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Chipotle Seeks Laughs (and Distance From Food Safety Concerns) in Biggest Campaign Yet

By Published on .

Chipotle Mexican Grill is ready for some laughs.

The once high-flying chain hopes that featuring comedians in a series of videos can finally help it move past food-borne illness issues and the costly promotions it has relied on to recover.

The "As Real as it Gets" campaign, out Monday, is Chipotle's biggest to date. It centers around conversations inside an oversized replica of a foil-wrapped Chipotle burrito. In TV and online videos, comedians Jillian Bell, John Mulaney and Sam Richardson walk into the burrito and enter a luxurious circular living room, complete with a roaring fire and Rory Scovel playing the piano. In each spot, one comedian chats with the soothing voice of actor Jeffrey Tambor, who tells them to be real because they're "inside a Chipotle burrito where everything is real."

"These are great comedians, and I think that's important for us right now, given what the brand's been through. To see that people recognize advocating for the brand in a way through participating in these spots is helpful," said Chipotle Chief Marketing and Development Officer Mark Crumpacker.

Patrons reduced or eliminated their visits to Chipotle starting in late October 2015 amid an E.coli outbreak and other food safety concerns. Chipotle has overhauled its food preparation techniques, training, and ingredient list since then and wants to assure people that its food -- wholesome ingredients that were clearly a key element of the brand's prior success -- is safe to eat.

The campaign from Venables Bell & Partners is similar to an idea the agency presented in its winning pitch to Chipotle. In January, Chipotle picked Venables for creative and MullenLowe Mediahub for media, each replacing GSD&M.

The campaign is Chipotle's biggest TV push ever, following a limited test of TV ads in 2016 and a Grammys ad in 2012. In the spots, the comedians talk about everything from fears and odd allergies to potential book titles and relationships. The ads, at least until the closing shot of a burrito being prepared, feel more like snippets of a show than restaurant ads.

"These are intentionally not what we're used to seeing," said Will McGinness, partner and executive creative director, Venables. "We love the fact that they didn't want to do anything that just felt like a familiar ad construct."

Meanwhile, humor and burrito close-ups appear in digital and out-of-home work. A banner ad, for example, first tells viewers that it's dinnertime, then suggests they need better ad-blocking software.

Mr. Crumpacker credited Venables for pulling off the new campaign "in record time." It's an agency he came close to hiring nine years ago. Mr. Crumpacker conducted a review when he joined Chipotle in 2009. Venables was one of three finalists, but Butler, Shine, Stern & Partners won the business back then.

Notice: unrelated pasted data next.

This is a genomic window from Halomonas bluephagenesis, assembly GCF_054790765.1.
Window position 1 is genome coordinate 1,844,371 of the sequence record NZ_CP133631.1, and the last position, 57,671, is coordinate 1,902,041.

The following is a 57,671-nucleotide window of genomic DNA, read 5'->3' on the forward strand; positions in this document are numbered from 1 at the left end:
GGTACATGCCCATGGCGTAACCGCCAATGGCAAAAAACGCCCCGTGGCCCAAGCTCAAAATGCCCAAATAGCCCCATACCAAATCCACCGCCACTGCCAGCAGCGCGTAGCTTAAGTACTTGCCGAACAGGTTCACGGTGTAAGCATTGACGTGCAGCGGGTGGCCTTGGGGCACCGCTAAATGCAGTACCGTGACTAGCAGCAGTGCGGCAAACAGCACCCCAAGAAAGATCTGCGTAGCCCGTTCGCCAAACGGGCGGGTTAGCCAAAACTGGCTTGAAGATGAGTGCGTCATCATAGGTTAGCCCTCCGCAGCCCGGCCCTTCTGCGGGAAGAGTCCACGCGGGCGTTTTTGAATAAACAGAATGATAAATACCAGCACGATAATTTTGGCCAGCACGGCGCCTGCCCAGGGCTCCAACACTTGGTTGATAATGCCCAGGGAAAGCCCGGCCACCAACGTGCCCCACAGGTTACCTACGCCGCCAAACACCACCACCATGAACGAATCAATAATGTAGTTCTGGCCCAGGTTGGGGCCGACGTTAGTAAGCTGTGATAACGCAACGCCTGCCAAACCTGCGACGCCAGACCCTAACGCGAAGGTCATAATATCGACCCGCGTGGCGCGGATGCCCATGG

The campaign comes after the worst year, by far, in Chipotle's history. Same-store sales, or sales at longstanding locations, fell 20.4% in 2016. It has begun to show some improvement. December's same-store sales jumped 14.7%, albeit off a poor showing a year earlier when the issues were fresh.

This year Chipotle aims to reduce its promotional spending -- think buy one, get one free deals or free chips and guacamole -- that have been a big component of its extended effort to woo diners back.

Chipotle plans to spend about 2% of projected sales on marketing and 1% on promotions in 2017. Last year it spent 2.6% of sales on marketing and 2.4% of sales on promotions. Prior to 2016, marketing spending averaged around 1.5-1.6% of sales, with up to another 1% or so spent on promotions, Mr. Crumpacker said.

The "As Real as it Gets" campaign is set to run in the spring and fall, with the majority of the media buy spent on TV and other forms of video, along with radio, social, search and out-of-home.

The "real" message is also appearing on signs in its roughly 2,200 restaurants and other messaging. Late last month, Chipotle declared itself the only national restaurant chain using no added colors, flavors or preservatives in its food. In early April it ran an online "Spot the Imposter" promotion giving people the chance to win chips and guacamole (with a purchase) if they spotted an item in a lineup that was not one of its 51 ingredients.

For the summer, Chipotle's marketing, as usual, will be focused on outreach to existing customers. Last year that included the brand's first major loyalty promotion, Chiptopia. Mr. Crumpacker declined to say much about this summer's plan, but called it "an interactive experience where you can create things and then perhaps play some sort of a game." The effort will likely include some sort of reward for its best customers and will debut when Chipotle is ready to launch new versions of its iOS and Android apps.

And later this year patrons may see dessert debut in more restaurants. If one of two desserts being tested lands on the menu it would mean adding cinnamon to that 51-ingredient list, Mr. Crumpacker said. Speculation suggests the product will be some sort of churro or sweetened tortillas or chips.

"It's a very simple dessert," he said.

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